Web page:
The Tripartite Workgroup for the Prevention of Abuse and Harassment of Healthcare Workers has recommended the adoption of a standardised zero-tolerance policy against the abuse and harassment of healthcare workers in any form, as it released its findings and recommendations today.
2. The Workgroup was established in April 2022 to spearhead a coordinated national effort to prevent the abuse and harassment of healthcare workers in the public, private, and community care sectors. Co-chaired by Professor Chua Hong Choon, Deputy Group Chief Executive Officer (Strategy & Transformation) of the National Healthcare Group, and Dr Benjamin Koh, Deputy Secretary (Development) in the Ministry of Health (MOH), it comprises representatives from MOH, Healthcare Services Employees’ Union, public healthcare clusters, community care partners and private healthcare providers. Senior Parliamentary Secretary for Health, Mdm Rahayu Mahzam, is the advisor for the Workgroup.
Findings and Recommendations of the Tripartite Workgroup to Prevent Abuse and Harassment of Healthcare Workers
3. The Workgroup has completed an extensive engagement with more than 3,000 healthcare workers, and more than 1,500 members of the public, through surveys and focus group discussions. The key findings are:
a) More than two in three healthcare workers said they had witnessed or personally experienced abuse or harassment in the past year. Half of them, or a third of all healthcare workers, witnessed or experienced abuse or harassment at least once a week. Frontline healthcare workers such as pharmacists, patient service associates, and nurses are more likely to experience abuse and harassment.
b) The most common forms of abuse and harassment are shouting, threats by patients and/or caregivers to file complaints or take legal action against the healthcare workers, and demeaning comments.
c) Healthcare workers experiencing abuse and harassment sometimes rationalise these as being part of their job.
d) Healthcare workers often empathise with patients’ circumstances and do not take action against them. As a result, abuse and harassment are often under-reported.
The engagement findings and the Workgroup’s recommendations can be found in the Annex.
4. The Workgroup recommends adopting a standardised zero-tolerance policy against the abuse and harassment of healthcare workers in any form, using a three-pronged framework of Protect, Prevent and Promote:
a) Protect healthcare workers who face abuse and harassment;
b) Prevent situations that lead to abuse and harassment; and
c) Promote positive relationships between healthcare workers and patients/ caregivers.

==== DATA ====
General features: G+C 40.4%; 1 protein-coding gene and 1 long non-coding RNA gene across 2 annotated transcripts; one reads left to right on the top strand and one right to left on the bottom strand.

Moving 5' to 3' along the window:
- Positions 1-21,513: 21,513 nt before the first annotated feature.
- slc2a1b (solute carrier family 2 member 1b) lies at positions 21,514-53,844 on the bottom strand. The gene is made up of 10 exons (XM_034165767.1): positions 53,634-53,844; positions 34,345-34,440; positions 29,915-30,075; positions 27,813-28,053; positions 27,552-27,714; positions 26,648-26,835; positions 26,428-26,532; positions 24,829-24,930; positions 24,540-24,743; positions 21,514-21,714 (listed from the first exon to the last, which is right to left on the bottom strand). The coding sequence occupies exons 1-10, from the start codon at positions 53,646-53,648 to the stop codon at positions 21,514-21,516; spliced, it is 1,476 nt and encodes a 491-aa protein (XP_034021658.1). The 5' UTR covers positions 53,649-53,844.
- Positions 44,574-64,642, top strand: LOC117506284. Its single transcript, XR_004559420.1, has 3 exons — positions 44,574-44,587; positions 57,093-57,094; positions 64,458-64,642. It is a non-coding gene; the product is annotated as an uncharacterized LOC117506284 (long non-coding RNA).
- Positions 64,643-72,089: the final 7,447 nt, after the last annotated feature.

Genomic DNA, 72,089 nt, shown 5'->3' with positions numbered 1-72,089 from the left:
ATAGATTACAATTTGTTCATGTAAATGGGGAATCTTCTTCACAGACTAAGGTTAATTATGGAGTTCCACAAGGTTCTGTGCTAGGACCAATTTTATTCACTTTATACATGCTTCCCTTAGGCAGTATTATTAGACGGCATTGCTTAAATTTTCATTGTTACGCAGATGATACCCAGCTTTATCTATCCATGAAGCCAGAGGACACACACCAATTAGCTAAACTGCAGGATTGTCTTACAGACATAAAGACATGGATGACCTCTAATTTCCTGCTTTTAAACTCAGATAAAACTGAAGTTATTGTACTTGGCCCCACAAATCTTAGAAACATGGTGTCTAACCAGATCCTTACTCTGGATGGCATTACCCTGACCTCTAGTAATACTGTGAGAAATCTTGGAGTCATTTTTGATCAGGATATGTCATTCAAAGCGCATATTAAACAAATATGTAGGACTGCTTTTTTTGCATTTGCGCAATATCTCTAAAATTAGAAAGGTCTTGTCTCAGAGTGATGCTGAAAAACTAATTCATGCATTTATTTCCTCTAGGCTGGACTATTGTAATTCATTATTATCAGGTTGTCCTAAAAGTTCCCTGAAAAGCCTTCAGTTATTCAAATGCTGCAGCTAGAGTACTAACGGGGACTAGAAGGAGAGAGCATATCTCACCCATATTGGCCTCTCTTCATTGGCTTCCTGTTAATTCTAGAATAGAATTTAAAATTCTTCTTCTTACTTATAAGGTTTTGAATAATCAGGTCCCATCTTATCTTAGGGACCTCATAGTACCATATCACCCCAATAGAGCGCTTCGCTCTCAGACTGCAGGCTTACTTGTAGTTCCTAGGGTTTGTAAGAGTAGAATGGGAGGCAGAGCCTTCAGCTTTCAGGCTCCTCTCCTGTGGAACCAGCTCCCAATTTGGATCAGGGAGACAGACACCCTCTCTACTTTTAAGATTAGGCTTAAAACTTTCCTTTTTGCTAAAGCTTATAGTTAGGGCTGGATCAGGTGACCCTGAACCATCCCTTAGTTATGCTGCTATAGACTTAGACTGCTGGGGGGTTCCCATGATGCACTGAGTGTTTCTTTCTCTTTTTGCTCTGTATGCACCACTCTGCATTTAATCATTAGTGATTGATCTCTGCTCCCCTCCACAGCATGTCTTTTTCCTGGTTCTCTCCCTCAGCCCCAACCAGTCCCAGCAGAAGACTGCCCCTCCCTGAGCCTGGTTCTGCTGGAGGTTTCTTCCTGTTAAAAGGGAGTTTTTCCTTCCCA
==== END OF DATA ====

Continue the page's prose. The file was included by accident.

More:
5. To protect healthcare workers from abuse and harassment and build a supportive culture where they feel safe to work and confident to report abuse and harassment, it is important to establish the following:
i. A clear and common definition of abuse and harassment, which includes any inappropriate behaviour or communication that causes a healthcare worker to experience distress, harassment, threat or discrimination, regardless of intention;
ii. An effective reporting and escalation protocol;
iii. A supportive culture of reporting; and
iv. Clear consequences that are implemented and enforced. This may include issuing a warning to the perpetrator; disengaging by refusing unreasonable requests or in cases when the patient does not require any urgent medical care, discharging the abusive patient; and disengaging from abusive caregivers or visitors by preventing them from entering the premises.
6. The Workgroup also recommends that institutions train their staff to prevent potential abusive situations by equipping them with the skills and knowledge to manage and de-escalate challenging situations and deterring potential offenders through the enforcement of consequences.
7. The Workgroup recommends that the public healthcare sector leads by example, and the public healthcare institutions have agreed to strengthen their existing processes and implement this standardised zero-tolerance policy. MOH will work with public healthcare clusters to develop the details in the second half of 2023. Private healthcare institutions and community care organisations will be encouraged to refer to the parameters of this policy, when it is ready, and adapt it to their processes and operating models where feasible.
8. In the second half of 2023, MOH Holdings will launch a national public education campaign, to promote positive relationships of trust and respect between healthcare workers, patients and their caregivers. The objective of the campaign is to align expectations of healthcare workers’ roles, and promote respect for healthcare workers.
9. Healthcare manpower is a vital resource and MOH is committed to grow, nurture and support them. We encourage members of the public to partner with us in creating a safe and conducive working environment for our healthcare workers to carry out their duties effectively.
MINISTRY OF HEALTH
17 MARCH 2023